Despite the clouds covering the city Friday evening, it was a star-studded night in Los Angeles for the Democratic Party.
California gubernatorial candidate Jerry Brown spoke at UCLA with just a few weeks to go before the Nov. 2 election, bringing with him some of the state’s and nation’s most prominent Democrats: Los Angeles Mayor Antonio Villaraigosa, San Francisco Mayor and candidate for state lieutenant governor Gavin Newsom and former President Bill Clinton.
The rally was one of many stops high-profile Democrats have made across the country in recent weeks in an attempt to drum up support for the party.
“Are we going to take back California?” Villaraigosa yelled to an already-screaming crowd as the other Democrats took the stage shortly after 8 p.m.
The three spent about an hour speaking to thousands of listeners gathered in UCLA’s Dickson Court, trading compliments and slamming their opponents in an effort to rally a higher youth turnout on Nov. 2.
“It is not enough to have voted for a new president if you will not help him govern and stick behind the members of Congress who stood for him,” Clinton said. “What you must do is pick leaders who know how to be both frugal and in the future business. You’ve got to put California back in the future business.”
The future was a common theme throughout the evening, as all three men spoke to interests particular to a college-aged audience: the environment, the economy and education.
A product of the University of California system himself, Brown emphasized the need for public higher education to be available to all students, regardless of their backgrounds.
“[We need to] get every kid in this school that can qualify,” Brown said. “Everyone. Whether they’re documented or not.”
Clinton emphasized the importance of green technologies in revitalizing California’s economy, saying both Brown and Newsom would continue their support of such technologies, unlike their opponents.
Clinton alluded to Republican gubernatorial candidate Meg Whitman and her proposal to suspend AB 32 — a law aimed at reducing greenhouse gas emissions — until the state unemployment rate drops.
“You stick with this greenhouse gas commitment you got; don’t you repeal that,” Clinton said. “It is the key to your economic future.”
The best place for California’s future, Newsom and Clinton said, is in Brown’s hands.
“We are lucky in this state,” Newsom said. “Jerry Brown has nothing to prove to anybody. He was twice governor of our great state, he has held every key office, he has accomplished more than folks like me could every dream of. But he’s willing to take the years where he could be writing a memoir and instead, he’s going to be writing the future of our great state.”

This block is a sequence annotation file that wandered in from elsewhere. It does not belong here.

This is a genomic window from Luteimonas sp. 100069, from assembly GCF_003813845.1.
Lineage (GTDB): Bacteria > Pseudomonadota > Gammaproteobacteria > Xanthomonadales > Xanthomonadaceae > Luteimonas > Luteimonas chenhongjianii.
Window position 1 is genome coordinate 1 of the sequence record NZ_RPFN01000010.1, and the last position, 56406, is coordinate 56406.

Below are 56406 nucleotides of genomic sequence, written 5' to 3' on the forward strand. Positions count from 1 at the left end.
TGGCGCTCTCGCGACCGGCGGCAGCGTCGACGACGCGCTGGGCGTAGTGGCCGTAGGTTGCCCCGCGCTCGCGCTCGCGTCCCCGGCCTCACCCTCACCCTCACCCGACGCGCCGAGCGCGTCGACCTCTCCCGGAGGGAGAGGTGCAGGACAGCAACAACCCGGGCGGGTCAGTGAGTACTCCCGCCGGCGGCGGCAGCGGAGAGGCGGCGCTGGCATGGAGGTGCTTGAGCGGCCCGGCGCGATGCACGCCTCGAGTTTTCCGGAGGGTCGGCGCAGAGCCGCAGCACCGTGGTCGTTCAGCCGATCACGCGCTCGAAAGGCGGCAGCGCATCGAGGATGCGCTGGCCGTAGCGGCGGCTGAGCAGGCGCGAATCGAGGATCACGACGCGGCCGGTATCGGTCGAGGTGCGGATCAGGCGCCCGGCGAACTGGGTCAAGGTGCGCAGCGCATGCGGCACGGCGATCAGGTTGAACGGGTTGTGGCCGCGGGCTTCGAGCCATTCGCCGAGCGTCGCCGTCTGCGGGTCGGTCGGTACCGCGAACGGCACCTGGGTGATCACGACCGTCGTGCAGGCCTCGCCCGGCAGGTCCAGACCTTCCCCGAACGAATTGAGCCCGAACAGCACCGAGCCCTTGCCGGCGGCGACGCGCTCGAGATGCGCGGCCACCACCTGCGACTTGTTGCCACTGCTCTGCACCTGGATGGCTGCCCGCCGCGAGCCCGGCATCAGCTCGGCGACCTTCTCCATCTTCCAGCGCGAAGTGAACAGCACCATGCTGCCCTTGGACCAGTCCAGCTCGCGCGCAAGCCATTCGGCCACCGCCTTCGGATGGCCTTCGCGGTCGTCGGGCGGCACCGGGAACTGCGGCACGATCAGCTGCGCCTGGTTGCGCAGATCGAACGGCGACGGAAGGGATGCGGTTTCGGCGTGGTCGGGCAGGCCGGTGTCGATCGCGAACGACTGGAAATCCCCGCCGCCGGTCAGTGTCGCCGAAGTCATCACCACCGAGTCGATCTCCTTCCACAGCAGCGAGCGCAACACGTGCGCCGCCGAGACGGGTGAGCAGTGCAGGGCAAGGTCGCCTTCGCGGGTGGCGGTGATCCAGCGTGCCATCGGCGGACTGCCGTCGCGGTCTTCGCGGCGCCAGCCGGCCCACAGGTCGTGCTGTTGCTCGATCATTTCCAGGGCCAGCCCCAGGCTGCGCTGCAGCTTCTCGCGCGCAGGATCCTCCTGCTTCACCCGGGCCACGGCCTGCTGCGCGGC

“One thing you can count on: I’m not writing any damn memoir,” Brown said, to laughter and cheers from the crowd.
Brown has been a political opponent to both Newsom and Clinton during his years as a politician; he opposed Clinton in the 1992 presidential primary and ran against Newsom in the Democratic primary for governor — during which Clinton endorsed Newsom.
Their past differences were put aside on Friday, however, as the three sought to get a bigger message across to the audience: Young voters need to show up on Nov. 2.
“I’ve lived my life. It’s been great. I just want you to have the same chances I did,” Clinton said. “I am pleading with you; you need to go out and tell everyone who is not here tonight that any college student in the state of California that doesn’t vote in this election is committing malpractice on your own future.”
Clinton’s appearance at UCLA — along with President Barack Obama’s upcoming visit to USC on Friday — sends a strong message to student voters, said Aaron Perman, a senior majoring in business administration who is the vice president of USC College Democrats.
“The college demographic is a lot of what drove Obama to win and was the backbone of the volunteer effort,” said Perman, who attended the rally at UCLA. “I think it’s recognizing that and recognizing that students still have a lot of things to care about. It shows students, ‘Hey, you really can make a difference.’”
Michael Maulano, a junior majoring in political science and finance director of the College Democrats who also attended Friday’s event, agreed.
“It’s an extremely important election for youth,” he said. “The problems facing the country and the issues we face today are certainly not going to wait. They’re going to affect us for a long time.”
Excerpts from the Rally:
Los Angeles Mayor Antonio Villaraigosa:
San Francisco Mayor Gavin Newsom:
Gubernatorial Candidate Jerry Brown:
President Bill Clinton (Part 1):
President Bill Clinton (Part 2):